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NYSF celebrates 35 years of continuous program delivery - feature image, used as a supportive image and isn't important to understand article

NYSF provides context for your passion in STEM: Tim Senden

What were you doing in 1984?  A lot has happened in our world over the past 35 years.  We’ve seen the introduction of the world wide web, hybrid cars, DNA identification, the birth of “Dolly the Sheep”, and the first IVF baby, not to mention the discovery of black holes and gravitational waves. And where would we be without our iPhone,  Facebook or Spotify?  These discoveries and developments have shaped the way we live today and wouldn’t be possible without the visionary scientists and engineers that created and discovered them.

In January 1984 the very first National Science Summer School (NSSS), now known as National Youth Science Forum (NYSF), was held at the University of Canberra (which was then the Canberra College of Advanced Education (CCAE)).

This week, the NYSF launched its 2018 Year 12 Program in Canberra, marking the beginning of its 35th year of consecutive program delivery. Next January the NYSF will offer an expanded program with three sessions for almost 600 Year 12 students in 2018. Along with the two sessions at the ANU, the third session will be hosted at The University of Queensland supported through funding from the National Innovation and Science Agenda. Since its inception in 1984 the NYSF has delivered the Year 12 Program to nearly 12,000 students.

The Australian National University (ANU) Vice-Chancellor and Nobel Laureate, Professor Brian Schmidt AC FRS FAA, spoke at the official launch about why the ANU supports the NYSF.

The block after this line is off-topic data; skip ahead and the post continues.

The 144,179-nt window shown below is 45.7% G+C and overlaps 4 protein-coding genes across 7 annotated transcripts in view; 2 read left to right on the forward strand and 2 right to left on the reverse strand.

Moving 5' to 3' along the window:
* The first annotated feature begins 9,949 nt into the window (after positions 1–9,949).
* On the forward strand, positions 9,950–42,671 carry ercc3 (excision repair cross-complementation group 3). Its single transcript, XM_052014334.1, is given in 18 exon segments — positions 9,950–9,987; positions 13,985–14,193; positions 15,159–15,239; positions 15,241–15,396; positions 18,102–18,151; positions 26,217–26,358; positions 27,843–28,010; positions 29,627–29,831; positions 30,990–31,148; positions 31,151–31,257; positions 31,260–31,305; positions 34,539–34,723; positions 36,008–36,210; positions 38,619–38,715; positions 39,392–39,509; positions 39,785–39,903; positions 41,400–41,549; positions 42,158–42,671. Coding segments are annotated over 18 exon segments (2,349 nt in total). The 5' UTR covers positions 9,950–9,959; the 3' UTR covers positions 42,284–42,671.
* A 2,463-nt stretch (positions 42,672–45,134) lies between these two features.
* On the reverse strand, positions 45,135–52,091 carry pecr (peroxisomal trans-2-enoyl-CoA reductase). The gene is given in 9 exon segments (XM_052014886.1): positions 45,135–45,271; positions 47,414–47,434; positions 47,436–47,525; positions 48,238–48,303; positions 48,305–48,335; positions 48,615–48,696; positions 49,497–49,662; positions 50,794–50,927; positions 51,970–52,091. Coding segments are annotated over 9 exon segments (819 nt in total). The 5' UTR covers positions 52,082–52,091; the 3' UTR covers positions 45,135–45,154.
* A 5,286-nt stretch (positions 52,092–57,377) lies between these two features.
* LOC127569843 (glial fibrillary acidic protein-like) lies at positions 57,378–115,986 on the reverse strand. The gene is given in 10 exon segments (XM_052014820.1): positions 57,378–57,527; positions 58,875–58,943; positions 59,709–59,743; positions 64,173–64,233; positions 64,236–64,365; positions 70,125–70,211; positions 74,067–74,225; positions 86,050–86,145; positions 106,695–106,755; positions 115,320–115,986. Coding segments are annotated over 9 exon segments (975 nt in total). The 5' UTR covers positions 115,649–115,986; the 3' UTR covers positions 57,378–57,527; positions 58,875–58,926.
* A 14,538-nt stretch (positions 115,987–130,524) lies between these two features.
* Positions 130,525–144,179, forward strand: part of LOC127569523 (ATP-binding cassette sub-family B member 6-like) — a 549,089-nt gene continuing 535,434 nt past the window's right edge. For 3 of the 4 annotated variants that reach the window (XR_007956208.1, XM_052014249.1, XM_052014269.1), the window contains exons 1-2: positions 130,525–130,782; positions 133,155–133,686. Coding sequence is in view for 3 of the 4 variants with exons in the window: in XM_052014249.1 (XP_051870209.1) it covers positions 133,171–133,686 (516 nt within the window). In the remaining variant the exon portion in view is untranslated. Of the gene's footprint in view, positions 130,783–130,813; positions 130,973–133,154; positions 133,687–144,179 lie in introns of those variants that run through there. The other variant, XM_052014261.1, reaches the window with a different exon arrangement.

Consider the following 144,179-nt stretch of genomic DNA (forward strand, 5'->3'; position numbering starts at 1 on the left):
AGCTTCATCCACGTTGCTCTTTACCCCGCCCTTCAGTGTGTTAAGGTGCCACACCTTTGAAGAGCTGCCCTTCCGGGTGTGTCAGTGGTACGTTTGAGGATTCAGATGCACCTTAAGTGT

"It fits with the mission of the national university; people come here from all over, and realise they can be part of Australia's future," he said. "It allows people to see what the national university does. I have seen how it enables them."

Professor Schmidt also noted that the academics who engage with the NYSF program, "... including me, know that it is empowering. It helps us to feel connect to the youth of Australia, and helps us to feel relevant - irrespective of whether they do science."

He also noted that the NYSF's reach into regional and remote communities offers an opportunity for people from those areas to connect with each other and with urban people. But he also noted the commensurate benefits to urban people from engaging with regional people and understanding their experiences.

As for the NYSF's high level of engagement with young women - 61% of participants in 2017 were young women -"The NYSF offers them pathways to university," he said. "I for one am looking forward to talking with the 2018 students in January."

NYSF celebrates 35 years of continuous program delivery - content image

NYSF/NSSS alumni are spread throughout the world, pursuing many different careers, with an estimated 85 per cent having studied science related fields.  We were honoured to have one of our very first alumni, Professor Tim Senden, speak at the launch.

Professor Senden is Director of the Research School of Physics and Engineering at the ANU College of Science.  In 1984, Professor Senden attended the first National Science Summer School (NSSS), now NYSF. As well as being in the Class of ‘84, he was amongst the first group of student leaders (staffies) and was the first NYSF student to participate in one of the International Programs, attending the London International Youth Science Forum (LIYSF) in 1984.  Professor Senden also served on the NSSS Council for many years.